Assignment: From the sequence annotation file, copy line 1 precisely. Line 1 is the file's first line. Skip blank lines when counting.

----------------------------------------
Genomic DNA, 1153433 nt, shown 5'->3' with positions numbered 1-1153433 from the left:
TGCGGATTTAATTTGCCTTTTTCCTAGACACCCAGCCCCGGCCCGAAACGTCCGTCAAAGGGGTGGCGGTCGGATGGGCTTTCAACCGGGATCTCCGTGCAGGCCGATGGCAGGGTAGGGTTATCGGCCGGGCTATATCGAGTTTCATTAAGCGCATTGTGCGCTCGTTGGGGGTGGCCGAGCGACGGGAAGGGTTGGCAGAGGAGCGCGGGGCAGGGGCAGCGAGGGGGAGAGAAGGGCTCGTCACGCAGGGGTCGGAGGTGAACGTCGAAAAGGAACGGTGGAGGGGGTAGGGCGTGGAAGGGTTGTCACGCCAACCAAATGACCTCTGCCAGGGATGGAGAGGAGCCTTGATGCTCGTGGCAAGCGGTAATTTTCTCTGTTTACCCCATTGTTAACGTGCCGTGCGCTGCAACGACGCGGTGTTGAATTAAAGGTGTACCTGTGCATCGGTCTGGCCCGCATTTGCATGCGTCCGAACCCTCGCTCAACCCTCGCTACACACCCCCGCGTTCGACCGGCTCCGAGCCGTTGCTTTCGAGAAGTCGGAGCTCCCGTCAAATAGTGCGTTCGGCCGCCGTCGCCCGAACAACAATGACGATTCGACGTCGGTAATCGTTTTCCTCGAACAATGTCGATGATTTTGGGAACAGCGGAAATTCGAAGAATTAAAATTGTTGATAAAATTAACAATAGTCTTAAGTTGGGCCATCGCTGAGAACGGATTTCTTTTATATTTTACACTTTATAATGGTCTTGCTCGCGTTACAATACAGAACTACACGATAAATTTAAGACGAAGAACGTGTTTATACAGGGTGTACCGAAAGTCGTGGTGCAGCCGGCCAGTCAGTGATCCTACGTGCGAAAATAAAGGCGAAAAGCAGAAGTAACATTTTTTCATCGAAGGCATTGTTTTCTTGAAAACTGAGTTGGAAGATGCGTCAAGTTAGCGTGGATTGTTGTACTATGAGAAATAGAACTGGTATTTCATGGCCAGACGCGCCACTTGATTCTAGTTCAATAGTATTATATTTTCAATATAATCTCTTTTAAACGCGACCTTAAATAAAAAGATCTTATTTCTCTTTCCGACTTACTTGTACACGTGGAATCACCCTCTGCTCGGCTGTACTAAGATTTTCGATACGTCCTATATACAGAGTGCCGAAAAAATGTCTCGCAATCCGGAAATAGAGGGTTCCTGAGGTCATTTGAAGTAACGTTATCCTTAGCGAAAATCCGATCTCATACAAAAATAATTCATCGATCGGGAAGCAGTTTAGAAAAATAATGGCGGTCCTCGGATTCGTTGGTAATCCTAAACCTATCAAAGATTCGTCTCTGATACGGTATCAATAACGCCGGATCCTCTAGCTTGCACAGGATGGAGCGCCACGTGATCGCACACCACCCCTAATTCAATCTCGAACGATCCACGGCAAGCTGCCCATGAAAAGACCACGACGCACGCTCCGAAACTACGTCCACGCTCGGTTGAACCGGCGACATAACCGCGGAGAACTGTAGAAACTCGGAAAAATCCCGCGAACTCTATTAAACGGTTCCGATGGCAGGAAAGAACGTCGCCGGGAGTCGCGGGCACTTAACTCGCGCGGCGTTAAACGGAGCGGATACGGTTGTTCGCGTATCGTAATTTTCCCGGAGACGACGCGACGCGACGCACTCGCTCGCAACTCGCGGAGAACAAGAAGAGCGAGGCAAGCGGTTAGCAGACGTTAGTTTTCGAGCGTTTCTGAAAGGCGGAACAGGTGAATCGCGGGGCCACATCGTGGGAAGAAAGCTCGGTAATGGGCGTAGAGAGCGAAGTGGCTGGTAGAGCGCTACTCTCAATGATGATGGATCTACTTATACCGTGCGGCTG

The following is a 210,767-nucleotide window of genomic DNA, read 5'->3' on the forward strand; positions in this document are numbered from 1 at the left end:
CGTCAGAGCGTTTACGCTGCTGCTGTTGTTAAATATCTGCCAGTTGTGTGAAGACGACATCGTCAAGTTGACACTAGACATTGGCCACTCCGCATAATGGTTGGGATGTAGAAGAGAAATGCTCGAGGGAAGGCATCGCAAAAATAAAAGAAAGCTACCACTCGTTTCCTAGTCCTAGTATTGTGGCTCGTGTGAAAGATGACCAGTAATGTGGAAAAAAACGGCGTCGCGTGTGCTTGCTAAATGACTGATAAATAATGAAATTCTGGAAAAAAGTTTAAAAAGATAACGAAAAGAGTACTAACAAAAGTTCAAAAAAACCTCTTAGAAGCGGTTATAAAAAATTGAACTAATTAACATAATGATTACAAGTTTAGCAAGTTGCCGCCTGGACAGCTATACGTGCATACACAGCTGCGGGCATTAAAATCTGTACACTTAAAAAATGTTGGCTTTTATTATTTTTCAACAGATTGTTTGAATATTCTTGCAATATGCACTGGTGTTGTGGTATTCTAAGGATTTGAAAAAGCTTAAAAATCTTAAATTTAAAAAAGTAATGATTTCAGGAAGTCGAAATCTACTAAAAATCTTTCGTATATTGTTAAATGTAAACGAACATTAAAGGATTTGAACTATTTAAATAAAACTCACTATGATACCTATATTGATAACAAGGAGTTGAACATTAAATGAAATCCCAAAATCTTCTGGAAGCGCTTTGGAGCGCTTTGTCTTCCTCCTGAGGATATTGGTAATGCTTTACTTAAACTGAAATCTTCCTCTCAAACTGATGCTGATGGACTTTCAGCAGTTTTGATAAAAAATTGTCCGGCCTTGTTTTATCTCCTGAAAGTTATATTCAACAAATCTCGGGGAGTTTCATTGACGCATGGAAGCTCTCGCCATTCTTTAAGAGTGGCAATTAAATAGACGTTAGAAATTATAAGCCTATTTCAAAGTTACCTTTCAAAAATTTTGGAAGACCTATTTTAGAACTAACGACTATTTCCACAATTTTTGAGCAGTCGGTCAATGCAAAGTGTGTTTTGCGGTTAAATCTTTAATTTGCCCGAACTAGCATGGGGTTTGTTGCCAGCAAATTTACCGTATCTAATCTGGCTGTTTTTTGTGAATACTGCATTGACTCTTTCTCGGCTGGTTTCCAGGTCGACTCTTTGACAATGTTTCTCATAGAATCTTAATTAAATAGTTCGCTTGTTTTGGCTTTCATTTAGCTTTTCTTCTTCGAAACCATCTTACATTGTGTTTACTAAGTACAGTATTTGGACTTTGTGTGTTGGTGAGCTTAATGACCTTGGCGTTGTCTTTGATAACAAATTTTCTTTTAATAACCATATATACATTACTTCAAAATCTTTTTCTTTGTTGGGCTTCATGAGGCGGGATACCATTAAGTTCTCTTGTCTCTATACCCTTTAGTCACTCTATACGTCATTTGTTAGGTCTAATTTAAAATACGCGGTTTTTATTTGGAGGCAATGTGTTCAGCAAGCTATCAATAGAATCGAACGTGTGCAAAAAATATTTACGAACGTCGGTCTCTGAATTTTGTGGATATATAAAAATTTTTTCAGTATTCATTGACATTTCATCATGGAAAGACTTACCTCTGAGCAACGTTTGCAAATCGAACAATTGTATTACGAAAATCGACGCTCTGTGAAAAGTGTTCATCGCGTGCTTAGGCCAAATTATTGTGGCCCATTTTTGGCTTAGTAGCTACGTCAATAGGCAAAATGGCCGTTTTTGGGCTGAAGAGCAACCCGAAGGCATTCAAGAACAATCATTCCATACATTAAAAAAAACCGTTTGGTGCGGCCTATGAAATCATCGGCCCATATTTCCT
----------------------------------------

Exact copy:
Genomic DNA, 1153433 nt, shown 5'->3' with positions numbered 1-1153433 from the left: